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The Number of 0-Percent Interest Loans Offered by Dealerships Is on the Decline

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As the Federal Reserve continues to raise interest rates, dealerships are choosing to offer fewer no-interest loans to new car buyers

The days of no interest on a new car are coming to a close

0-percent interest loans are one of the classic dealership methods to boost sales. With it, the customer need not worry about interest, while still spreading payments out over an extended period of time.

However, that all might soon be changing. The Wall Street Journal recently reported that the number of 0-percent interest auto loans offered by dealerships is on the decline.

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The number of new vehicles financed with an interest rate of less than 1 percent decreased by 5.3 percent during September. Compared to September of 2017, that represents an 8.2 percent decline. Currently, only 3.4 percent of new cars sold have a 0-percent interest loan attached.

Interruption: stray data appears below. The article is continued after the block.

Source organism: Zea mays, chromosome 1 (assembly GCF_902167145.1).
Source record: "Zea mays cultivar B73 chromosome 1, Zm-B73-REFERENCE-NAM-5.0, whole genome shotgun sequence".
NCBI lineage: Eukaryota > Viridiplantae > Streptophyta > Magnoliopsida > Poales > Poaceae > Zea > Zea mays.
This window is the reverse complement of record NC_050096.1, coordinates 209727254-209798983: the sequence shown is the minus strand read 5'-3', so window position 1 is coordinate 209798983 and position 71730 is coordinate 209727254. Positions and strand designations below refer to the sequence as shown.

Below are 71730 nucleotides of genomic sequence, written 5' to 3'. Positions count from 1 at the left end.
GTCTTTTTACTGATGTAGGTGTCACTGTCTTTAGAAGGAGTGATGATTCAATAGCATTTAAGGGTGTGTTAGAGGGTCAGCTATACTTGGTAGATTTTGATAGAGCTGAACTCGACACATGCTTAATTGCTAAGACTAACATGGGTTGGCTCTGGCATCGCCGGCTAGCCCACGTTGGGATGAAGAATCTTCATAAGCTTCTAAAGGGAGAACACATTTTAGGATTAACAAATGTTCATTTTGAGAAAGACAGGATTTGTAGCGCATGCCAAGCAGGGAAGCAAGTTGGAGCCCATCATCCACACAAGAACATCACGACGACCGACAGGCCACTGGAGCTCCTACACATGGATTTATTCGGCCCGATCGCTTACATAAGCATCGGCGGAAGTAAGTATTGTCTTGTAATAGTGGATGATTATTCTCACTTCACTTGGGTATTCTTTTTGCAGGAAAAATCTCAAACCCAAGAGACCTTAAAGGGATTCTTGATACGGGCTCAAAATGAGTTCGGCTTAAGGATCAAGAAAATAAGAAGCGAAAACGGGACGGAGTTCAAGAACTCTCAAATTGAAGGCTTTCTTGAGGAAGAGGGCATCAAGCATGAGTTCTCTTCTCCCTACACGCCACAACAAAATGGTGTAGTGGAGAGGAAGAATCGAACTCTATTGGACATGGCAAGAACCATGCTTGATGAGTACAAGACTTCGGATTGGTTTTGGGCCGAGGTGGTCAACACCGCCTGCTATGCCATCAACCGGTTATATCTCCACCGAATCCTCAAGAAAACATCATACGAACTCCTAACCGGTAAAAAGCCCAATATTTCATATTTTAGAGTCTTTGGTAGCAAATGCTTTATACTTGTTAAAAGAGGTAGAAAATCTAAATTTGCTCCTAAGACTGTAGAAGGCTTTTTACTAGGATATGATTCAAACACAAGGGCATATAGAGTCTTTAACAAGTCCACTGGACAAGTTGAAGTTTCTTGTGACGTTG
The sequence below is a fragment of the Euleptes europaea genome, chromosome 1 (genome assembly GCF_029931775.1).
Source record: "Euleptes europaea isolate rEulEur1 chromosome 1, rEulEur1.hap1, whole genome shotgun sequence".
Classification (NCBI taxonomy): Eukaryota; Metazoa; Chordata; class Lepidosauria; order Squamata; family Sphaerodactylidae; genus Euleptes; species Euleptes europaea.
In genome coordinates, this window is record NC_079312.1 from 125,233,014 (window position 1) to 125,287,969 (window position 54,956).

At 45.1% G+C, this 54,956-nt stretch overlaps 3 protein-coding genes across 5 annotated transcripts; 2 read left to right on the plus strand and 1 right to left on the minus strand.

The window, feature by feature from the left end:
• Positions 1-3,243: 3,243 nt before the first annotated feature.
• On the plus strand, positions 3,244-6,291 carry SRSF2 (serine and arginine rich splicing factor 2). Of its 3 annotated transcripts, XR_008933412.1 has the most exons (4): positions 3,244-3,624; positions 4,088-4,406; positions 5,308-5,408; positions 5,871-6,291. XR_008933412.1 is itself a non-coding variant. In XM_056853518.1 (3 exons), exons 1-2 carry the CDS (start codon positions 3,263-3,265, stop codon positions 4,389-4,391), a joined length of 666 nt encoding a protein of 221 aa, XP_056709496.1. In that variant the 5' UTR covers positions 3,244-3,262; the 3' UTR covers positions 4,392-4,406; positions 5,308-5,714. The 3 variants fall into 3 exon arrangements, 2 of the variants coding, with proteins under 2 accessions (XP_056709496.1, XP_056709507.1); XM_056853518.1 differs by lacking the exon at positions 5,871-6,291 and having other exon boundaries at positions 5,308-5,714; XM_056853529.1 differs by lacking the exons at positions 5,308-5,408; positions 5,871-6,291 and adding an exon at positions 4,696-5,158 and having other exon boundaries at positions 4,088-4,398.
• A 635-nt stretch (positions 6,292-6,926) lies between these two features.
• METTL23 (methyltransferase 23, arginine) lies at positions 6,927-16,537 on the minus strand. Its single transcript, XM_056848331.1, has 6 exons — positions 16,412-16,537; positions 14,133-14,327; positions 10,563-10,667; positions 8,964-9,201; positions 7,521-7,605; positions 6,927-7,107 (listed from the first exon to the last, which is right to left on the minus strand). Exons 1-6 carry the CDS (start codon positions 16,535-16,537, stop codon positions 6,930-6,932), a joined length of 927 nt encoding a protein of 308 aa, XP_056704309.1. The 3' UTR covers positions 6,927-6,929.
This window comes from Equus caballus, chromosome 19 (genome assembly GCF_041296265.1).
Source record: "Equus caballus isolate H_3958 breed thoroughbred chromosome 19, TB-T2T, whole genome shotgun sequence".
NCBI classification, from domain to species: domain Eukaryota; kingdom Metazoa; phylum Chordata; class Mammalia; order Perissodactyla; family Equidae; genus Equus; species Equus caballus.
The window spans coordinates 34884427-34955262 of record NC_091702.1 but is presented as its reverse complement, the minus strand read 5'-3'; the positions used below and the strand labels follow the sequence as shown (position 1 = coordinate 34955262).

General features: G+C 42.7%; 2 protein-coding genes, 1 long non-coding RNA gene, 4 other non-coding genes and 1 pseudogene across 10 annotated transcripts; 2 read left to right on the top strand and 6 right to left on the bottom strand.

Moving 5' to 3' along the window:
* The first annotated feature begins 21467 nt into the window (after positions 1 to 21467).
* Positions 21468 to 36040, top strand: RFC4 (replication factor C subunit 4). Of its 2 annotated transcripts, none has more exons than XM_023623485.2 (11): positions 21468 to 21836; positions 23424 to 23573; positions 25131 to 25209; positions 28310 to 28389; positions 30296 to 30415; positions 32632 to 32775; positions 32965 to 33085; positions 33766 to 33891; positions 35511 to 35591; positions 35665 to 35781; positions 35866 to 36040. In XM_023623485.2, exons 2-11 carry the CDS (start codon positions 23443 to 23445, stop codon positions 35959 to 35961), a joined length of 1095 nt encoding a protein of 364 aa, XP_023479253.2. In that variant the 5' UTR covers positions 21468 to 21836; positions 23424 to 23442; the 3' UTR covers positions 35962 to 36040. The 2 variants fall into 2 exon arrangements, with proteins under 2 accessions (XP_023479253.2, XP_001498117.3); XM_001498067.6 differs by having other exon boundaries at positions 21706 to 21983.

Rising interest rates are a major reason why 0-percent loans are becoming more of a rarity. In the past 18 months, the Federal Reserve has raised interest rates more than five times.

These rising interest rates cause 0-percent interest loans to cost automakers more money. Evidently, the benefits of offering 0-percent financing deals are outweighed by the drawbacks of doing so.

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Currently, consumers are facing an average finance rate of 5.75 percent on a new car. Just a year ago, that average finance rate hovered right around 4.82 percent.

Consumers are also opting for longer financing periods for their vehicles. While this can lower their monthly payments, it may end up costing them more money in the long run, especially with 0-percent interest rates becoming less common.

During the aftermath of the recession, many dealerships relied upon 0-percent financing to secure sales. With the economy currently in a rather healthy state, those same dealerships may now need to rely on other methods to secure new car sales.

News Sources: The Wall Street Journal (subscription required), GM Authority